It’s just my personal opinion that once you commit to a school you need to honor that commitment and shut down the recruiting process entirely. I know verbal commitments are non-binding but, to me, your word should mean something.
If you aren’t entirely sure where you want to go to school or want to “enjoy the process” then don’t commit. It’s as simple as that. If you’re committed but still looking around, then don’t be surprised if the school your committed to keeps its options open and continues to recruit at your position.
College football is big business with a ton at stake. Recruits need to realize that.
I wonder if Strong was directing his words at any UT commitments because Texas has had a few commitments take visits over the last few months.
Jason Higdon’s take
There is a very simple solution to this problem. Texas coaches are already taking advantage of this opportunity: You shop then we shop. It really is that simple.
If any recruit who announces for your school steps foot on the campus of another school you continue recruiting that position and Texas has done that so far and will continue in the future.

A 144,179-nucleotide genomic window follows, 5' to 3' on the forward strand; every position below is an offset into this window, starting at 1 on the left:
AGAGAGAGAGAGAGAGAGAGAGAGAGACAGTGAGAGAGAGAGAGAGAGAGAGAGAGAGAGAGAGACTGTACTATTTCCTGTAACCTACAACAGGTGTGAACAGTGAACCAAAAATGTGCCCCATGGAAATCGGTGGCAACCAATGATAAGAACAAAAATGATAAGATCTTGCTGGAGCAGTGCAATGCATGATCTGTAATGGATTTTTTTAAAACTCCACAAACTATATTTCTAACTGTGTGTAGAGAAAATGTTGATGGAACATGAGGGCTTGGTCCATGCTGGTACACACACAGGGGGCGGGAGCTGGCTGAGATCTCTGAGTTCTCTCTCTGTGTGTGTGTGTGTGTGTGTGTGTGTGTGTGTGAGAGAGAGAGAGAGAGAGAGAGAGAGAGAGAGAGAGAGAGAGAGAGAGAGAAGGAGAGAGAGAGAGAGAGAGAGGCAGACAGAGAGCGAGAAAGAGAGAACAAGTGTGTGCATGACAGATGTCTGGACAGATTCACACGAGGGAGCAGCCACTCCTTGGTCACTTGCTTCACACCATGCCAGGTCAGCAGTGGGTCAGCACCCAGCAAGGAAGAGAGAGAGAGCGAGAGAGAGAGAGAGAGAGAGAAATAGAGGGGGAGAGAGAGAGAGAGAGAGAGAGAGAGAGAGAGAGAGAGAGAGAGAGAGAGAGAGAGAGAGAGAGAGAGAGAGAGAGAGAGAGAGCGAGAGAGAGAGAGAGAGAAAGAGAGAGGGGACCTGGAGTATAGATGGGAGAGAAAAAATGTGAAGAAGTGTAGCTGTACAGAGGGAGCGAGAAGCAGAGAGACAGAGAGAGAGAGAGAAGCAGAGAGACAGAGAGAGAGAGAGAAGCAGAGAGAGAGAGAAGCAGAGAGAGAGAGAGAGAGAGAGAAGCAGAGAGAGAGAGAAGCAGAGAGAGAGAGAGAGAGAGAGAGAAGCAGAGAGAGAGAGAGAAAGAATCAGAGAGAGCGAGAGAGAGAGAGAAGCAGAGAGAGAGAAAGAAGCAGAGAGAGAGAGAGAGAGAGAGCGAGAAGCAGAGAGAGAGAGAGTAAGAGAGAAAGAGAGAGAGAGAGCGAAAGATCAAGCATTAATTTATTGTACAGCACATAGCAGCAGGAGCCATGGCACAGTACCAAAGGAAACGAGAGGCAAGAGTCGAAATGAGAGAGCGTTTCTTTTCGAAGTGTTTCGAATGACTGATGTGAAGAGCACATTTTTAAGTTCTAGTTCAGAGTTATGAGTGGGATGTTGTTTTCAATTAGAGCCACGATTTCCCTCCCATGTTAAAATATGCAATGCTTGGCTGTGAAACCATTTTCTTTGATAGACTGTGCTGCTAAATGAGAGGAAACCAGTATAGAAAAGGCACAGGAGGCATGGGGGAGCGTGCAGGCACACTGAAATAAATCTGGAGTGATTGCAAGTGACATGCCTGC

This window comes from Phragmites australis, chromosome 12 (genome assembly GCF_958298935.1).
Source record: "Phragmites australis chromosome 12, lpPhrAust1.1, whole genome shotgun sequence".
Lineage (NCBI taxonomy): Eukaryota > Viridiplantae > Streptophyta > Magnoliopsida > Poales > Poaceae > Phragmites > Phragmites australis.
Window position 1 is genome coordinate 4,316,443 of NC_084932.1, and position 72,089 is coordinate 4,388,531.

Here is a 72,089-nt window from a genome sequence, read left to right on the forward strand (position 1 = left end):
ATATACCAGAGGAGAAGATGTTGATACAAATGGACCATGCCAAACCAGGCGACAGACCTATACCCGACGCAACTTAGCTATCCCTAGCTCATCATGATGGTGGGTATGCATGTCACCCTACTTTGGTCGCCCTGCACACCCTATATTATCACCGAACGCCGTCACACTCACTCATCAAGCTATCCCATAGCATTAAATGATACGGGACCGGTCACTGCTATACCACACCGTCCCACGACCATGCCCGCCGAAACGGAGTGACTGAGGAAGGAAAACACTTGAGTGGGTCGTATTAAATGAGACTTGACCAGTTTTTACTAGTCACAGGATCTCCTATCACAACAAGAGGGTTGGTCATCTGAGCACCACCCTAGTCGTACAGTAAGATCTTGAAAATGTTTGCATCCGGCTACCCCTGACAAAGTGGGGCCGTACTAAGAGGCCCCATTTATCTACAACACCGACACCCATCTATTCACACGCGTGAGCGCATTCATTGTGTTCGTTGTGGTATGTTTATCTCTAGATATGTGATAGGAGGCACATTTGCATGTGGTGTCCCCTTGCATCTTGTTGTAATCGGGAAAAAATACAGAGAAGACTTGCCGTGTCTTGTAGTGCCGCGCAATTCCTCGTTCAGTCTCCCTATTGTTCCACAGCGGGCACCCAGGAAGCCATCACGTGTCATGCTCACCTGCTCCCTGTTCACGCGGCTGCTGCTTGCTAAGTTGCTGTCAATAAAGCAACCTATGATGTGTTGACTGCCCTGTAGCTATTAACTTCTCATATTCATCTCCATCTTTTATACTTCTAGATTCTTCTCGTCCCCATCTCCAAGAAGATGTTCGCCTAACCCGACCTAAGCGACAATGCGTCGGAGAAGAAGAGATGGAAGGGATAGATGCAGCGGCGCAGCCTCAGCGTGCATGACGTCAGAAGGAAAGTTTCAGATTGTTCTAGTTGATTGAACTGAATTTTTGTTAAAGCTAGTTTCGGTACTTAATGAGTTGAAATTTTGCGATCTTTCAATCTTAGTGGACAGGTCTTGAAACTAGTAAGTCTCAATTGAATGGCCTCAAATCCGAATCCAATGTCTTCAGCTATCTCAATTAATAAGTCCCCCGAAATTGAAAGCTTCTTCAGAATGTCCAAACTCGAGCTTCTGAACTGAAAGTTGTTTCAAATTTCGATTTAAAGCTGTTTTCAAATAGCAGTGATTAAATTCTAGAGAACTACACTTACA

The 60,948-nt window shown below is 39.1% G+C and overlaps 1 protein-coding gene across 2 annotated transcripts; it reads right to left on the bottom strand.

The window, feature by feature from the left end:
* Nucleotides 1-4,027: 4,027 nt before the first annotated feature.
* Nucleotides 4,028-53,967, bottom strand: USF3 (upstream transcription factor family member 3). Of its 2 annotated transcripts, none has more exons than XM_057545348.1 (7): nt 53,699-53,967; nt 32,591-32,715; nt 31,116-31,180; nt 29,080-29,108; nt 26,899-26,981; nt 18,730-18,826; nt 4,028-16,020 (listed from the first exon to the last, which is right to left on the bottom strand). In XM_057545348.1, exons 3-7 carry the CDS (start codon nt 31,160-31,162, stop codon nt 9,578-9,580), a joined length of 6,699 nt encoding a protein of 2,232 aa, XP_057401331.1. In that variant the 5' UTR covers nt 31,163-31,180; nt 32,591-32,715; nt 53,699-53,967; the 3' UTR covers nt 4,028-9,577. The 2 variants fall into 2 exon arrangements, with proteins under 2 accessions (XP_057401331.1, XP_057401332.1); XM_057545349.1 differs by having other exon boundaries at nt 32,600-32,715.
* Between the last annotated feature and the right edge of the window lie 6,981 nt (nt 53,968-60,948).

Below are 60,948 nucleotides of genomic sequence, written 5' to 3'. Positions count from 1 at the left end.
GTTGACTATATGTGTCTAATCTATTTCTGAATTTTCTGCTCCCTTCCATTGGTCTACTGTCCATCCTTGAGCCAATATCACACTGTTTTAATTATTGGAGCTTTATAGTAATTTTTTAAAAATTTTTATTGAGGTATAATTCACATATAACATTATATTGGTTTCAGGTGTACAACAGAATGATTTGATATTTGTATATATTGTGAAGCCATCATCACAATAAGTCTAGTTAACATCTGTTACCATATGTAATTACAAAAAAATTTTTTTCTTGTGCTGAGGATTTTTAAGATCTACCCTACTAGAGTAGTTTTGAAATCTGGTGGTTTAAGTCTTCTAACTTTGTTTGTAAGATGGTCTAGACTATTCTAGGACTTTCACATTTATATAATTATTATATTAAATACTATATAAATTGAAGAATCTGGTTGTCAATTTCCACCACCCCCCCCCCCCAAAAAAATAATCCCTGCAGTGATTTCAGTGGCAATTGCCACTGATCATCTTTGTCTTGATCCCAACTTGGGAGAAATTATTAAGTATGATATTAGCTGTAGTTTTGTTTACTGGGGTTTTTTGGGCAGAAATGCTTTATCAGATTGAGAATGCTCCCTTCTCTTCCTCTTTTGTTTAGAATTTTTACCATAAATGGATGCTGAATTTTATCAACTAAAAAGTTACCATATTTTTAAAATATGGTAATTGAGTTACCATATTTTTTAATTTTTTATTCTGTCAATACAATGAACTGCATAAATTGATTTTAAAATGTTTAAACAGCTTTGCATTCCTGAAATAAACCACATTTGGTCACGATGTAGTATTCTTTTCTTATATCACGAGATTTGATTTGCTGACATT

If these kids are not willing to shut it down why should Charlie Strong and the rest of the coaches?
Nick Castillo’s take
Charlie Strong made a really good point about recruiting at his weekly press conference: “often times when recruits commit to you early they are making a reservation. They want to hold that spot in a class and then go look around.”
While this is true, there isn’t much Strong can do about it. In the current world of recruiting, you have to follow the crowd, for the most part, or risk the chance on losing out on big recruits.
It’s a Catch-22 as Strong and the Longhorns need those star recruits. But, at the same time, Texas can’t afford to get spurned by recruits who change their minds late in the recruiting process.
At this point, Strong can’t do much to change the way recruiting works. Strong and the coaching staff have to play the game and accept the repercussions. They will always come to Texas and stick it out all the way to end because it is Texas. And there will be those who verbally commit and eventually decommit. This is just the way it works.